is it taken from?
in ICTY http://www.un.org/icty/
Coming to locale near you soon !
In an effort to placate critics of the UN’s proposed International Criminal Court (ICC), defenders of the envisioned world tribunal have placed great emphasis upon the concept of "complementarity," under which the ICC would intervene to try suspects only when there is no prospect of a legitimate trial being held in the suspect’s own country. This arrangement would still be unacceptable under the U.S. Constitution, since it would, in principle, make the ICC the world’s supreme appellate court. However, recent developments in Yugoslavia illustrate that the concept of "complementarity" is a lure, since the UN has no intention of being bound by it.
In early 1999, as the UN’s NATO affiliate was conducting its illegal bombing campaign against Serbia, then-Secretary of State Madeleine Albright induced Carla Del Ponte, the chief prosecutor at the UN’s International Criminal Tribunal for Yugoslavia (ICTY), to indict Slobodan Milosevic for "war crimes."
The indictment was primarily a propaganda initiative intended to eclipse international criticism of NATO’s attacks on civilian targets. However, in spite of the fact that Milosevic was removed from power in late 2000 and faces the prospect of a trial under the successor government of Vojislav Kostunica, Milosevic’s anti-Communist successor, the ICTY insists that Yugoslavia must extradite the former dictator to The Hague for trial under UN auspices.
Del Ponte descended upon Belgrade in late January to make her demands in person. President Kostunica initially refused to meet with her, quite reasonably pointing out that she held no legitimate diplomatic portfolio or position that entitled her to an audience and that "there are many more competent people to deal with the issue." He later changed his mind, explaining that he wished to discuss with Del Ponte the possibility of an ICTY investigation into potential war crimes committed by NATO. He also promised to make public any sealed indictments he was given by the prosecutor. "Sealed indictments are simply shameful for all those who have known for centuries what law is and what law should be," observed Kostunica, an attorney who translated the Federalist Papers into Serbo-Croatian.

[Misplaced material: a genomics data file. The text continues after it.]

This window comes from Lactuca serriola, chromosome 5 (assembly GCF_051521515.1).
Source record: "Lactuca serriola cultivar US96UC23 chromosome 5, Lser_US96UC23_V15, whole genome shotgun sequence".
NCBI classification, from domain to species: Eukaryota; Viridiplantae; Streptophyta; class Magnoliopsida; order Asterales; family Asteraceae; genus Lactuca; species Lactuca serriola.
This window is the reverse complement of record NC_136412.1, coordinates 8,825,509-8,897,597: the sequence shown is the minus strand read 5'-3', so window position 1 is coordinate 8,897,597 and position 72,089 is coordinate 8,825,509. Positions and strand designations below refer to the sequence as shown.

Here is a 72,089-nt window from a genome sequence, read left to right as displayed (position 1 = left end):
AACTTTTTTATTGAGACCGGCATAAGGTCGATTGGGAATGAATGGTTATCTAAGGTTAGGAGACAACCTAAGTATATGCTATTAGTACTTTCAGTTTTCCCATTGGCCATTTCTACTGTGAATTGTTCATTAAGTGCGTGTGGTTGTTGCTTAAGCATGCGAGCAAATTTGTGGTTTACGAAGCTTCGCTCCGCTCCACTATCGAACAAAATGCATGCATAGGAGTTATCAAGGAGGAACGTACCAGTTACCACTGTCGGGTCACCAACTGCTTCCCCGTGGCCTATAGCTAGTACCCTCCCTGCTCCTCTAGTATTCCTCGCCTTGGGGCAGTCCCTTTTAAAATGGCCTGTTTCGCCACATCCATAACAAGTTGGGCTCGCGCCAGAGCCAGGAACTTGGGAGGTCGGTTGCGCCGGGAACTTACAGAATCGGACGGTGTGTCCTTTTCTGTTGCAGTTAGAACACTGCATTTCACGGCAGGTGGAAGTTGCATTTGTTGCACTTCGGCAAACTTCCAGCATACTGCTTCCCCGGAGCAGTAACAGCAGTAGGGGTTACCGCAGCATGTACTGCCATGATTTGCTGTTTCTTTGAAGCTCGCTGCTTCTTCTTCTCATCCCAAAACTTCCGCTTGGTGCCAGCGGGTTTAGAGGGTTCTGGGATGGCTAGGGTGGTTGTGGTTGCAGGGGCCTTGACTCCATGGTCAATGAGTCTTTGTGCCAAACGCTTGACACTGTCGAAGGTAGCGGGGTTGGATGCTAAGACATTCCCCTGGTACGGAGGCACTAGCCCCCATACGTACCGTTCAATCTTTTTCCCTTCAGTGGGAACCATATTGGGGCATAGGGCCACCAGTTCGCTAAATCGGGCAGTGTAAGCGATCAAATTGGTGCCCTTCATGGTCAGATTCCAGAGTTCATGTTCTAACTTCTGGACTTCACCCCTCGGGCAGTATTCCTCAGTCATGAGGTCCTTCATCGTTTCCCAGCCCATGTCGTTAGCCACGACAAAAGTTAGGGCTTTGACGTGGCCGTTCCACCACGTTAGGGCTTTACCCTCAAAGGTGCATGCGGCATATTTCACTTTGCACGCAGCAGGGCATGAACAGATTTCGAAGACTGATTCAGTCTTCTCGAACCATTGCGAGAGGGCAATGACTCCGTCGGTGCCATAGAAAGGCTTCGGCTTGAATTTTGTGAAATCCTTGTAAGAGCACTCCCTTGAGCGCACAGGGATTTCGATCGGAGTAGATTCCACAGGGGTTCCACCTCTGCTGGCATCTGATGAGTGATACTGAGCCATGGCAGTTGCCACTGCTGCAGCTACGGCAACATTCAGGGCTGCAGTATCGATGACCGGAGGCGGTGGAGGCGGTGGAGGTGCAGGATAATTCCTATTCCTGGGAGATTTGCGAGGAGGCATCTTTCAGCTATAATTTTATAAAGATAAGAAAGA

After meeting with Kostunica, who rejected the demand to extradite Milosevic, Del Ponte complained in a press conference that the Yugoslav president was "not properly informed" about the ICTY and its functions. "He can and must change his mind," railed the prosecutor. "Full cooperation with my office cannot be avoided if Yugoslavia wants full membership in the international community. If there is no cooperation, new sanctions can be imposed." <end>
fair use /
Dempsey, Gary T. "REASONABLE DOUBT", CATO
Paul, R. International Criminal Court is the Latest U.N. Outrage
Lucier, James P. Foreign Policy 101 INSIGHT
Chandler,Dr D. ‘INTERNATIONAL JUSTICE’ AND THE END OF INTERNATIONAL LAW
Hirsen, Dr. James A Global Court of Injustice
Schaefer,Brett D. New world court out of order
Rubin, Alfred P. "CHALLENGING THE CONVENTIONAL WISDOM"
 Brock, Peter: "The Hague: experiment in Orwellian justice"
Chris, B. "An Impartial Tribunal?" Transnational Foundation
Rubin,Alfred P. "Dayton, Bosnia and the Limits of Law"
The National Interest, Number 46,Winter 1996/97
about "what law is and what law should be"
of Del Ponte: [Interview for LA Times]:
'As we look at the statutes of the proposed International Criminal Court, I am concerned that states, in their own narrow interests, are beginning to recoil from the idea of international justice. But IF WE LOSE OUR NERVE NOW it may take centuries to recover the resolve to assert law over violence.'